When asked about the importance of R U OK Day, Mr. Gasper replied,
“I love the message. There are services around that can help the individual, but R U OK? makes us all aware that we can play a big part in the mental health of friends, family and work colleagues and gives you the knowledge to ask R U OK? and respond accordingly.”
But there’s more to R U OK Day than just asking the question. The R U OK website is full of practical advice on how to ask someone if they are okay, and what to do if they tell you that they’re not. By following the R U OK guides and getting in the habit of checking in with each other, we will all help build more supportive clubs like the Warrnambool Wolves in our communities.
To help embed this supportive culture at your club, you may find the following tips helpful:
1. Coaches, officials and athletes demonstrate improvements in life skills and self-esteem. 2. Athletes like and feel supported by their coach and peers. 3. Coaches, officials and athletes exhibit kindness toward others. 4. Sport is a positive and enjoyable experience for all involved. 5. Coaches, officials and athletes promote a team environment based on mutual respect and positive relationships. 6. Coaches, officials and administrators create a physically and emotionally safe environment. 7. Coaches encourage athletes to work with and support members of their sporting community. 8. Coaches, officials and athletes are confident they can spot the signs someone in their sporting community might be struggling with life. 9. Coaches, officials and athletes feel confident and willing to have a meaningful R U OK? conversation. 10. Coaches, officials and athletes feel a sense of connection and belonging within their sport community.
If you or someone you know needs further support, please call – Lifeline 13 11 14 – Beyond Blue 1300 22 46 36 or ‘000’ in an emergency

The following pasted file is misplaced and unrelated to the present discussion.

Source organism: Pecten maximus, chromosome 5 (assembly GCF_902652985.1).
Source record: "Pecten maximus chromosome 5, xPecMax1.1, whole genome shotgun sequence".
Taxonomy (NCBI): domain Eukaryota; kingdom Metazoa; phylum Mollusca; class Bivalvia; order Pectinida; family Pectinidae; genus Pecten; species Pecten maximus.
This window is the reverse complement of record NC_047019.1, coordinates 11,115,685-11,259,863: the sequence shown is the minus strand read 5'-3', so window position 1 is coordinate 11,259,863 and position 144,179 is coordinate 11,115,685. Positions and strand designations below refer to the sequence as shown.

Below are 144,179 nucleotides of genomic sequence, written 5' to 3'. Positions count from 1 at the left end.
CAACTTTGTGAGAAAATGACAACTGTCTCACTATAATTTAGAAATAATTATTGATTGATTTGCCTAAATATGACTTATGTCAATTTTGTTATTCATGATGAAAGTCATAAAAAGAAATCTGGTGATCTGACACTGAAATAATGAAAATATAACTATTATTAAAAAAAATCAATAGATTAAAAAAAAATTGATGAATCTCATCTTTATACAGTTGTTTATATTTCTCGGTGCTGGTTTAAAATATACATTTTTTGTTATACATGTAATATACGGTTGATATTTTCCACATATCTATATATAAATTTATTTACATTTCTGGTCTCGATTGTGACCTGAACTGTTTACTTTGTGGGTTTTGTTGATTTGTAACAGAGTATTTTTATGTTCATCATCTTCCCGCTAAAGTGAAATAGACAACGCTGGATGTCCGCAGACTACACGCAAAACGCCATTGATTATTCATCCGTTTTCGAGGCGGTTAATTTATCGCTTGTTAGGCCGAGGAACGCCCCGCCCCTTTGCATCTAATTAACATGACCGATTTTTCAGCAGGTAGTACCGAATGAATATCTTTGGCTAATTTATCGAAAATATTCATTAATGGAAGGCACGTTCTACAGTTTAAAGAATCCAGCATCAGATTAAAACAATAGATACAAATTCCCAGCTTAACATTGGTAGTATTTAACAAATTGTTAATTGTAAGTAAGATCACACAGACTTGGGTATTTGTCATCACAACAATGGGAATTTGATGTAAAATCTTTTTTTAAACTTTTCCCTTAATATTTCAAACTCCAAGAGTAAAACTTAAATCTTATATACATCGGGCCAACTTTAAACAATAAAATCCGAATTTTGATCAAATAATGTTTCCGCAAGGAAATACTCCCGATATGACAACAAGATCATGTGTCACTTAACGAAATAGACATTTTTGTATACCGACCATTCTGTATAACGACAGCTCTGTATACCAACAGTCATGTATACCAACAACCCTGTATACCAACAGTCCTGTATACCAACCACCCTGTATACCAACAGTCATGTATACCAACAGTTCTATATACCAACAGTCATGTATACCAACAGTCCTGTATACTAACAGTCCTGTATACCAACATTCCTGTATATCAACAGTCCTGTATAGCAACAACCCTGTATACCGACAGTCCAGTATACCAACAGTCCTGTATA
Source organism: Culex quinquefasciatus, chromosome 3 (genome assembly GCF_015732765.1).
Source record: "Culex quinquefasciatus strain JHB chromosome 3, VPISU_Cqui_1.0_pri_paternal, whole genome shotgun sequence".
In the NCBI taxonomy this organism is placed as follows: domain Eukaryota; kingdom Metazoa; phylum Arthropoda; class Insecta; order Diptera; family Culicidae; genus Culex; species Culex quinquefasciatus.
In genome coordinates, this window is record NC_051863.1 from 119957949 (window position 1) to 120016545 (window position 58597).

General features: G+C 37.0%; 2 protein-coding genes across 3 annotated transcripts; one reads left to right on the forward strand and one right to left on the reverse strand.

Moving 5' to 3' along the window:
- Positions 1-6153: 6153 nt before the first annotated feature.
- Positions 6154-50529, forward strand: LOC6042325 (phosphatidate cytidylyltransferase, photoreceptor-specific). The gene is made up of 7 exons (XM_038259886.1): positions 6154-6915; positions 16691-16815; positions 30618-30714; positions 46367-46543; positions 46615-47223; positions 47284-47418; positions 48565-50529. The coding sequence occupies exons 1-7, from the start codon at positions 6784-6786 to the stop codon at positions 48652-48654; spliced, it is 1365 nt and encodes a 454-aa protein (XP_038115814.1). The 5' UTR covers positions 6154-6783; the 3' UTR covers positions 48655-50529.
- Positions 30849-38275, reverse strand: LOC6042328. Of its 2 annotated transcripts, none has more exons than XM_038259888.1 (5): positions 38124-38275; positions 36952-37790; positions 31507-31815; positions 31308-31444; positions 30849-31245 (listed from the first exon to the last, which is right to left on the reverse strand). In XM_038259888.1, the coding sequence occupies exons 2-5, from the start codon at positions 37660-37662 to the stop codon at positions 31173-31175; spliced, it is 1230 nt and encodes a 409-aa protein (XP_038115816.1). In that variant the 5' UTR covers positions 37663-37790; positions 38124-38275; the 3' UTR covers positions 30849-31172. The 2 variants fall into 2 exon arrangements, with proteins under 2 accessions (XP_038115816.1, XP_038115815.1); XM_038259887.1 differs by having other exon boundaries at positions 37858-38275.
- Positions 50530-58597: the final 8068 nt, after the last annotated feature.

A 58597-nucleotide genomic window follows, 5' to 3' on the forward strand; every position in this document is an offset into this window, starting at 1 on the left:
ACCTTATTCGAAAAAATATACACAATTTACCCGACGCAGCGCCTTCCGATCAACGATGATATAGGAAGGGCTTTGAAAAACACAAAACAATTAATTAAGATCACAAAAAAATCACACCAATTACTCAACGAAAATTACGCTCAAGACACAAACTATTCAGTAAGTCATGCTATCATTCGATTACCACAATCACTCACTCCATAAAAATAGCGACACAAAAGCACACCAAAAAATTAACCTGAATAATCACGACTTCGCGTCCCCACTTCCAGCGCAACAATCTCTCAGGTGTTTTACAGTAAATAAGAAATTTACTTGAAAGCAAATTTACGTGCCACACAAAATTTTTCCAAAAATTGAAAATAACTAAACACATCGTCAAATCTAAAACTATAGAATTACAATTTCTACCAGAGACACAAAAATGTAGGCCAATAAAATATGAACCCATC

South West Sport has partnered with Portland SEA Change, Winda-Mara Aboriginal Corporation, Hands Up Casterton, and Portland YMCA to bring a fun activity to south west Victoria over the September school holidays!
Residents are being encouraged to download the free Strava app and track their movements around their neighbourhood, to see what creative “drawings” they are able to complete as part of the South West Moves challenge.
There are prizes up for grabs, with thanks to Corangamite Shire, Southern Grampians Shire, Glenelg Shire, Portland YMCA, and the Winda-Mara Aboriginal Corporation.
How often have you heard, “we can’t ‘cos of privacy”? The subject of privacy comes up a lot in community sport, and yet there is actually a lot of information that can be, and is meant to be, shared.
For example, disclosing an underlying medical condition could help key club personnel to save a life by sharing that information with paramedics.
So what information should be collected and shared?
OVIC – The Office of the Victorian Information Commissioner, is “an independent regulator with combined oversight of information access, information privacy, and data protection”. They set out how people’s information can be collected, secured, used and disclosed, accessed and corrected, and destroyed.
OVIC sets out 10 Privacy Principles that are at the core of privacy law in Victoria, and set out the minimum standards on how to manage personal information.